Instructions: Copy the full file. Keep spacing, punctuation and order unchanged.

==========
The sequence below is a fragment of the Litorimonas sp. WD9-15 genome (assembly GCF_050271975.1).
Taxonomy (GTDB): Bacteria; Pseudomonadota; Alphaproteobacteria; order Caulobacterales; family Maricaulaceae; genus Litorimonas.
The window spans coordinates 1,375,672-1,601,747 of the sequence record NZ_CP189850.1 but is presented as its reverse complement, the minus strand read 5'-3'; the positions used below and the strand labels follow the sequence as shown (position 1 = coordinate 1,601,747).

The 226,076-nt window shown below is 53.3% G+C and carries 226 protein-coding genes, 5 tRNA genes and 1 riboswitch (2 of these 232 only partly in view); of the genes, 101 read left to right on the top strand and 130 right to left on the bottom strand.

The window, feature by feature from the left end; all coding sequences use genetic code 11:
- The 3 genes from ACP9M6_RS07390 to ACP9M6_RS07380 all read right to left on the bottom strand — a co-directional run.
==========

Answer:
The sequence below is a fragment of the Litorimonas sp. WD9-15 genome (assembly GCF_050271975.1).
Taxonomy (GTDB): Bacteria; Pseudomonadota; Alphaproteobacteria; order Caulobacterales; family Maricaulaceae; genus Litorimonas.
The window spans coordinates 1,375,672-1,601,747 of the sequence record NZ_CP189850.1 but is presented as its reverse complement, the minus strand read 5'-3'; the positions used below and the strand labels follow the sequence as shown (position 1 = coordinate 1,601,747).

The 226,076-nt window shown below is 53.3% G+C and carries 226 protein-coding genes, 5 tRNA genes and 1 riboswitch (2 of these 232 only partly in view); of the genes, 101 read left to right on the top strand and 130 right to left on the bottom strand.

The window, feature by feature from the left end; all coding sequences use genetic code 11:
- The 3 genes from ACP9M6_RS07390 to ACP9M6_RS07380 all read right to left on the bottom strand — a co-directional run.